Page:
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From what I understand, I'm fairly lucky. My mother and I get along relatively well, and not everyone has a decent relationship with their biological birthing vessel. Aside from organically and painfully growing me, my mom was instrumental in my love of cinema and music, which is like 90% of my personality. As a result, when I run into people chronically unschooled in the classics, I secretly blame their parenting. She also edits her adult son's trashy movie reviews for errors weekly so you can thank her for all the fancy comma work (read: functional text). Don't get me wrong-- we have our beef, but She didn't listen to shit like the Osmonds when I was a kid and never made anyone go to a church (that I know of), so I think she's pretty cool. More importantly, she still loves me despite being well informed of my sordid past behavior and historically inept style choices (baggy shorts, ball chain necklace, all that shit). She has even seen me cry naked (multiple times) and still accepts my calls. You are just not going to find that kind of loyalty elsewhere in the world. Mothers are powerful things for obvious reasons.  That's why everyone from Big Tymers to Dean Martin has a song describing their maternal relationship. It's the same love that keeps the Bates Motel open and makes Jason crawl out of the lake. Whether bad or good, a mother is a significant factor in what you become and the things you do. If you exist at all, there was a point when you were just a parasite gestating inside one. They represent an origin for all and a lifeline for many of us. So it would be somewhat fucked up if, in her golden years, Madre started eating people, like in Mom (1991)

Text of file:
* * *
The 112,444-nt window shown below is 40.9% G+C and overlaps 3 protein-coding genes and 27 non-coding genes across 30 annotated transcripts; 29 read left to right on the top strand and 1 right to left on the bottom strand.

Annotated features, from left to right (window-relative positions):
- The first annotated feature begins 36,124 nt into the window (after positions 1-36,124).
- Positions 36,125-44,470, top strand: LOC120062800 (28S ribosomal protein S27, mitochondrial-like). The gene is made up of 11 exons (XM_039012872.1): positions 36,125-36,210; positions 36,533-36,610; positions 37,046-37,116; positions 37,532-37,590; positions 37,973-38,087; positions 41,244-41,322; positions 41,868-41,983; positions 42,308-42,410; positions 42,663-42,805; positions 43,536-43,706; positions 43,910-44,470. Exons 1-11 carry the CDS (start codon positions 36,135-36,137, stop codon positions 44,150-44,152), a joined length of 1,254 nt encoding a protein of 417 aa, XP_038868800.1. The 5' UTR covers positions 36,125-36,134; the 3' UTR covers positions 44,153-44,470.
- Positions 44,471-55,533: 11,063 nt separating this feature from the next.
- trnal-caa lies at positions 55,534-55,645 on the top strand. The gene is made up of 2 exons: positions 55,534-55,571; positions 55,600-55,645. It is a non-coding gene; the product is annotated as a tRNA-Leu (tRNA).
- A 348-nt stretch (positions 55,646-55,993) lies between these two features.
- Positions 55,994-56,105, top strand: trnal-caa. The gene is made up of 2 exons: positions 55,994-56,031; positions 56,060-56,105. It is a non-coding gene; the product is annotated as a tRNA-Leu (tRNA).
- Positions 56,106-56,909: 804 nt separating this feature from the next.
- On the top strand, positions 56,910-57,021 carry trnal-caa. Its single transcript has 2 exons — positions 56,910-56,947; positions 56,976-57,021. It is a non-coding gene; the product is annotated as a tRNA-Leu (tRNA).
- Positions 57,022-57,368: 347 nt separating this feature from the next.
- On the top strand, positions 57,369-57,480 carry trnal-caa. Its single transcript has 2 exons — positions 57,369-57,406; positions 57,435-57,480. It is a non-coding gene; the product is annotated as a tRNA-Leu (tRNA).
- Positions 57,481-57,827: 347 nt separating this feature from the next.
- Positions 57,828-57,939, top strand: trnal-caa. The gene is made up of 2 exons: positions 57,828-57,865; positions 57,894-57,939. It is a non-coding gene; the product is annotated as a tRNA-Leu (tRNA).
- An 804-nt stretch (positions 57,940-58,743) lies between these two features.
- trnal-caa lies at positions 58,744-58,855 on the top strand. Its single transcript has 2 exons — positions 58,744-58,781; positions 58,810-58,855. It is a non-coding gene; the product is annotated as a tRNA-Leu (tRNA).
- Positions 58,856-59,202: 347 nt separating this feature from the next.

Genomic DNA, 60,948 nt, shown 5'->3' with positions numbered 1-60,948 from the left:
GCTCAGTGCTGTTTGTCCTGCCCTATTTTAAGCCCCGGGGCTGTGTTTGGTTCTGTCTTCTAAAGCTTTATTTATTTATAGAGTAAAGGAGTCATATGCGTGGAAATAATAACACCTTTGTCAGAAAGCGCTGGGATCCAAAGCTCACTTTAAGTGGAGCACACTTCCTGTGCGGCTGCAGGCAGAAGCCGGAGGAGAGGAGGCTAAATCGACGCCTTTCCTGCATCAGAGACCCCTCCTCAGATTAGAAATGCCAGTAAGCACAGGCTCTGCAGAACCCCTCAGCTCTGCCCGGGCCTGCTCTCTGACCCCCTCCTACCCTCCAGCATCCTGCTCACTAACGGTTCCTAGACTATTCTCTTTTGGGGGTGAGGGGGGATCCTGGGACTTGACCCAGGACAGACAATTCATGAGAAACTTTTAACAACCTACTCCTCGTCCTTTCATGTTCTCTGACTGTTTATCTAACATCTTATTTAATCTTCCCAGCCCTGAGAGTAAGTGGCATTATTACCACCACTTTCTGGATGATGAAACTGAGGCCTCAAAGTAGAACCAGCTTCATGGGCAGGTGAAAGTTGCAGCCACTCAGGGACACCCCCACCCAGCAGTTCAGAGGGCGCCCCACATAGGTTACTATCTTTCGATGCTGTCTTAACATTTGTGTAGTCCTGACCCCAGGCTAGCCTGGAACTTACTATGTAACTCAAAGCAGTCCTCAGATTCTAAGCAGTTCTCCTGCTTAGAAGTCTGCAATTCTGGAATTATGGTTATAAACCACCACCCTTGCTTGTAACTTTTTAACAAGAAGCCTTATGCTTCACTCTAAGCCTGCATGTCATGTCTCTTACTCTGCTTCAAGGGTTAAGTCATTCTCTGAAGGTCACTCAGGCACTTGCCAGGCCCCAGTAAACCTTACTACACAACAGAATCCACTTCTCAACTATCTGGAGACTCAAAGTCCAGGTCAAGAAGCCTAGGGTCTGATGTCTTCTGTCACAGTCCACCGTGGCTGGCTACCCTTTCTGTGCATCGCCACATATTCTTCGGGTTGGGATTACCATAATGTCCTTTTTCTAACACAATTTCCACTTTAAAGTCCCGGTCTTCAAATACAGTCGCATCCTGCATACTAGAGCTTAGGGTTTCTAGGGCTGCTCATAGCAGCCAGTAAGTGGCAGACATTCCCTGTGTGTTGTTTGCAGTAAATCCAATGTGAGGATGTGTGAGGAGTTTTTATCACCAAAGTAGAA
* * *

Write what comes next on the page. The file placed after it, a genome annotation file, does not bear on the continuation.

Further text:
A dented pick up truck pulls into a remote bus station on a dark night. In a fit, the grizzled driver gets out and forces the passenger, a young pregnant female, to exit the vehicle. There's some arguing, but after unloading her luggage, he speeds off leaving the girl behind. The mother-to-be makes a seat from her suitcase, strikes up a cigarette and goes about making one-sided conversation with the only other person around, a menacing stranger (Brion James) semi-covered by shadows. The interaction is quick, however, because after removing his nighttime sunglasses and saying something mean, the man tackles the girl to the ground. Transforming into something with sharp teeth and googly eyes, the invasive new acquaintance bites down on the woman's pregnant belly. The film jumps to the residence of senior citizen Emily Dwyer (Jeanne Bates), in the middle of watching her reporter son Clay (Mark Thomas Miller) on the local news. Looking for someone to rent out her son's old room, she is soon contacted by an eccentric by the name of Nester Duvalier (the baby eater from before) and being a trusting individual, she takes him in without so much as a deposit. The new roomies form a sort of bond, and after some initial miscommunications, begin dining with each other nightly. Clay isn't as thrilled about his mom's new homie and begins to grow suspicious after finding her chowing down on the homeless behind a dumpster. At some point there is a kitchen fire, more people get snacked on, and we all learn a lesson about family values.